Here you can find where to buy them.

    You have my personal guarantee they will totally satisfy your BBQ craving!! The texture is very much like BBQ’d meat.

    I love that you have a nickname for you knife, that’s so cute. Incidentally my rich-ass mom, whom I hate, actually bought her first Victorinox at a goodwill (you know how rich people stay rich right?!) Once you go Victorinox you never go back. Who wouldn’t want a handcrafted French knife, those things are beautiful enough to put on display! But price is a little bit of an issue 😉

    Go out and buy those Hickory riblets. You HAVE to!!

  3. Faith said, on August 29, 2009 at 6:28 PM

    Great knife tutorial. I feel sharper already. I have a drawer full of knives and only last year did Michael buy me my first real sharpener.

    You know what? I makes a huge difference! LOL

    ~Faith


    It really is dangerous using dull knives! That’s so nice you Michael to have bought you one, he’s a keeper!

  4. Jen said, on August 30, 2009 at 11:15 AM

    Thanks for the great info and review! I’ll have to look for the Victorinox. We got a very nice chef’s knife (Wusthof) from my husband’s father last year – I can’t believe we survived so long without one. I sometimes buy the paring knives at the dollar store that come 4 to a package and use them in the garden. Then I don’t have to worry about leaving them outside! But I really should get some new good knives for the kitchen – what a relief that it doesn’t have to clean us out financially.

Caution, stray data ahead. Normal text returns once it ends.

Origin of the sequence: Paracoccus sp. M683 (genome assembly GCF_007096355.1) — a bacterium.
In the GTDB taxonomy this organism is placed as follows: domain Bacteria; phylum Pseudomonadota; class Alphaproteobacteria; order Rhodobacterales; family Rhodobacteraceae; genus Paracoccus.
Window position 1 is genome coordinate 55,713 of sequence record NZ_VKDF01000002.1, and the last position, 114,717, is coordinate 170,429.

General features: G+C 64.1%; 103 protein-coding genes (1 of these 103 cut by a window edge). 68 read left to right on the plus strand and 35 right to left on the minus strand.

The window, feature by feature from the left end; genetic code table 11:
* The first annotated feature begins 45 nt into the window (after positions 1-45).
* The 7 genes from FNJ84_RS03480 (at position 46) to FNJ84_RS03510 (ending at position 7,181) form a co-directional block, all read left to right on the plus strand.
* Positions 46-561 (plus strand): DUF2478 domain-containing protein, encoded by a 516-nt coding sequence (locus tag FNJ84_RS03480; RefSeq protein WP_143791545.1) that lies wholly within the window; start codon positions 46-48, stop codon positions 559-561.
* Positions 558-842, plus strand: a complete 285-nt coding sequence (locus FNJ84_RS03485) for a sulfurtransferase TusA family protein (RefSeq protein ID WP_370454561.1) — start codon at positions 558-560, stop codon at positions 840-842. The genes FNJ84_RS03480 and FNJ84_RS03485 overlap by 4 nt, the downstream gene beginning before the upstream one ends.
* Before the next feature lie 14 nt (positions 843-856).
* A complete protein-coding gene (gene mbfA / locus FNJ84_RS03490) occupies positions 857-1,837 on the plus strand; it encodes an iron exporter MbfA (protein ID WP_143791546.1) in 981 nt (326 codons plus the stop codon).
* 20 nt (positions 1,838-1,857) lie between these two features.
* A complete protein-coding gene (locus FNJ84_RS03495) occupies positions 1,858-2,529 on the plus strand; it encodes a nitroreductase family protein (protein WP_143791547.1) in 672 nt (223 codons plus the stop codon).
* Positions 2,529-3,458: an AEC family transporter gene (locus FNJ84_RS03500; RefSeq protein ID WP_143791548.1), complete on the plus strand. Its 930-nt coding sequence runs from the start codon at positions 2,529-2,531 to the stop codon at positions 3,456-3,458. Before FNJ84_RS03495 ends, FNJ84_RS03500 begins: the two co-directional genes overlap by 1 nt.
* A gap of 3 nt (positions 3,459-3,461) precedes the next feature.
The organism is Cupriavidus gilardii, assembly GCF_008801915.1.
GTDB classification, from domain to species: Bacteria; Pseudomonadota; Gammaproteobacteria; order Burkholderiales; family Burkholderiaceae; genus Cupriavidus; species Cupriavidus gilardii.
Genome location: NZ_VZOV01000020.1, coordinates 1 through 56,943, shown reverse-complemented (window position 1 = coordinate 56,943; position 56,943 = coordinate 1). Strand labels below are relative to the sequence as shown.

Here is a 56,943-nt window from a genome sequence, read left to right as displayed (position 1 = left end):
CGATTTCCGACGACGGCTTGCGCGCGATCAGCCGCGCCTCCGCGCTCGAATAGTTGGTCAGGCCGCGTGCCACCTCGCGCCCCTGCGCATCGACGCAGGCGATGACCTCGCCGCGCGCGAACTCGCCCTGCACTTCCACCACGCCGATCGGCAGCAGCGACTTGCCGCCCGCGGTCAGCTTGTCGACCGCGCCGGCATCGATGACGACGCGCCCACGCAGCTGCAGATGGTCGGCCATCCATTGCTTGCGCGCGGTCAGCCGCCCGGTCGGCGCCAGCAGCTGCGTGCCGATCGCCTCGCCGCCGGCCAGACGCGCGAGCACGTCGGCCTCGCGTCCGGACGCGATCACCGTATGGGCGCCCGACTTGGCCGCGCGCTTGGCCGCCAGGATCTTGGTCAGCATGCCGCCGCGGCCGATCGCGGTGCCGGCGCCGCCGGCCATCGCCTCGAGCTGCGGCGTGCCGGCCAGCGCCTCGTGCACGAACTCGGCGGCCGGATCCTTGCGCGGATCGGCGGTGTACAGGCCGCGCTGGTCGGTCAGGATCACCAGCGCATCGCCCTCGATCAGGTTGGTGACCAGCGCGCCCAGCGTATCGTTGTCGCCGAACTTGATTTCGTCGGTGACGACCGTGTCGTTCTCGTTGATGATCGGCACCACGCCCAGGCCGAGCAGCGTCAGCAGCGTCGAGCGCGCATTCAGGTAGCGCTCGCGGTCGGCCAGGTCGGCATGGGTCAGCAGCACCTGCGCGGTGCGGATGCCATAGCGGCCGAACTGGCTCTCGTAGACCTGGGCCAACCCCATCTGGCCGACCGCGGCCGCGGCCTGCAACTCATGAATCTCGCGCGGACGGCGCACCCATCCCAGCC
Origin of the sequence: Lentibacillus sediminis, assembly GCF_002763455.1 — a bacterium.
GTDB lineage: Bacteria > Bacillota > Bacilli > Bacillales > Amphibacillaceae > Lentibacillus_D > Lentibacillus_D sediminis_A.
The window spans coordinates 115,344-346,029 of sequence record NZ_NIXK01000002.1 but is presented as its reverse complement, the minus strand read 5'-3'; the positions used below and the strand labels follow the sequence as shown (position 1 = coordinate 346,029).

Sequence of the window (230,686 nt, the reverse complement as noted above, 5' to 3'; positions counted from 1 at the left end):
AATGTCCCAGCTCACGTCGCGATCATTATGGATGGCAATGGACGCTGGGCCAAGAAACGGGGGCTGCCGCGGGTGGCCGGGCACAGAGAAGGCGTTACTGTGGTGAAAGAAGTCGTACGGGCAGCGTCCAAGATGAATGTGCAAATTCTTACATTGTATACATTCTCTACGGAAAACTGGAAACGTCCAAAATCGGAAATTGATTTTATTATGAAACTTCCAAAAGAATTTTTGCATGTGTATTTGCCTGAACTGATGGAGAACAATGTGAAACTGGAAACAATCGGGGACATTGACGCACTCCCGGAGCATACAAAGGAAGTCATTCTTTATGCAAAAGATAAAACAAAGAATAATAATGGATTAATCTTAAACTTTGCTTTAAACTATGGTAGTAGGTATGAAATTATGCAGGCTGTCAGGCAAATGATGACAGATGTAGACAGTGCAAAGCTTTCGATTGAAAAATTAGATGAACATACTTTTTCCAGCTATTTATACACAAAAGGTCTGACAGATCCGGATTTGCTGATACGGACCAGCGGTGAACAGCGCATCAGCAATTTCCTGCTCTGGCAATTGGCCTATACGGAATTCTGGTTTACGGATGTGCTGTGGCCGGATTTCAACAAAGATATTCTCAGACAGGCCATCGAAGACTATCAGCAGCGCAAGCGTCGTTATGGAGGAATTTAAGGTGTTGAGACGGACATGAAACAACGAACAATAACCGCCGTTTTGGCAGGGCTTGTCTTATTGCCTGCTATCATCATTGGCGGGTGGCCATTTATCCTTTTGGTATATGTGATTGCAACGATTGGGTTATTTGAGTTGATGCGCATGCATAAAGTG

Jen, your Wusthoh, sounds great, I’m sure it’s marvelous. We didn’t have a real Chef’s knife until last Christmas too. It surely is a relief that it doesn’t have to be expensive, God knows there are some super expensive ones at Linens ‘n Things or wherever! I love the idea about garden knives! Good thinking!!

  5. gail said, on August 31, 2009 at 12:19 PM

    I have a Victorinox Chef’s knife that I bought after Cook’s Illustrated gave it a great review~~it’s a wonderful knife and was totally affordable. Now I think I want to get the small paring knife. I’ll check out your source! My kitchen shears are Fiskars garden scissors that cost about $8 at a big box store. I have several pairs…for the kitchen and garden. Highly recommend them!

    gail

    Interesting tip about the garden scissors! I would NOT have thought to do that. I think there is a Victorinox chef’s knife that has the Cook’s logo on the side. Really can’t go wrong with any of their products, esp for $5, you won’t regret it. Thanks for stopping by!